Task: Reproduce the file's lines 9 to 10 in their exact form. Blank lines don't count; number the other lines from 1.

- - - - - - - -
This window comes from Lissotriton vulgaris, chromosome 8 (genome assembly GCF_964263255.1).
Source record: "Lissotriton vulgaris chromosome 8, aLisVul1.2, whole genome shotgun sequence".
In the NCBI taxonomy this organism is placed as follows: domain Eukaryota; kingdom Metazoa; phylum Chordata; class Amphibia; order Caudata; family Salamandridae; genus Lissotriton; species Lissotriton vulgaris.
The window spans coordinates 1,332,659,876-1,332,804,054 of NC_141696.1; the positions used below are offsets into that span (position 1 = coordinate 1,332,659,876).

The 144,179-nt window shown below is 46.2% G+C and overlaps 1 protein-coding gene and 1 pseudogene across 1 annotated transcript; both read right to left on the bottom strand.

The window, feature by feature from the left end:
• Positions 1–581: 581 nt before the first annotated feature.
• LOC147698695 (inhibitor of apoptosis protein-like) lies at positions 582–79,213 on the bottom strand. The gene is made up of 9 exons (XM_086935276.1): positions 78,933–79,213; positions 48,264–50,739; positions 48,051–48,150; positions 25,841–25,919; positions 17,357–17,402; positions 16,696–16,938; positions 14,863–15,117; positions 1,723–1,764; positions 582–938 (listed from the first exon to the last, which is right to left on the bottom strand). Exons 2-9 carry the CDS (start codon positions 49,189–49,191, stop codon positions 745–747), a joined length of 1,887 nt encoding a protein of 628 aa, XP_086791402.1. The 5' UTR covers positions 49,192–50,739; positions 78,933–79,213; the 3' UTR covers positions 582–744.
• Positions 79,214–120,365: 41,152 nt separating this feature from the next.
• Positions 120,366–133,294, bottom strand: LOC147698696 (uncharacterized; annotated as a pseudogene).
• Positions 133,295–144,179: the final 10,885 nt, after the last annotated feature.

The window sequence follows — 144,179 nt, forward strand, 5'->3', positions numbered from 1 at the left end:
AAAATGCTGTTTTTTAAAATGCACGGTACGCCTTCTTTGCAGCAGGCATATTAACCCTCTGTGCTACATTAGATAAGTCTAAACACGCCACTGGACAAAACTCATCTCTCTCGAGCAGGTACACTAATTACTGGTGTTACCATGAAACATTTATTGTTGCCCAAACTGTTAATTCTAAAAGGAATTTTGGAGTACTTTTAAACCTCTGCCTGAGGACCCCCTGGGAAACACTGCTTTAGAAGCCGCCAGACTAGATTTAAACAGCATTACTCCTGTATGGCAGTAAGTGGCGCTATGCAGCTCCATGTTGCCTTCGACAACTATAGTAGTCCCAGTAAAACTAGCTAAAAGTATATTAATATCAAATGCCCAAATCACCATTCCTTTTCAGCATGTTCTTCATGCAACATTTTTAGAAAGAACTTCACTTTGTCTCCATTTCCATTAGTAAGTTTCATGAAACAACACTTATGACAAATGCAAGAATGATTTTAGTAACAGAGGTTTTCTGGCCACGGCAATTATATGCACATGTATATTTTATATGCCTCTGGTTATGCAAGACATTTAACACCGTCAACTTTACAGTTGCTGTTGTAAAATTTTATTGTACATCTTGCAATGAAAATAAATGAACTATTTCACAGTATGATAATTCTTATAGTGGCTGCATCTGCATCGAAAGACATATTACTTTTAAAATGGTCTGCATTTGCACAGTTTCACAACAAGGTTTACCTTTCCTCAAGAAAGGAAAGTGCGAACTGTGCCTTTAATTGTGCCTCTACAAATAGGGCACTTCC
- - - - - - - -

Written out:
• Positions 79,214–120,365: 41,152 nt separating this feature from the next.
• Positions 120,366–133,294, bottom strand: LOC147698696 (uncharacterized; annotated as a pseudogene).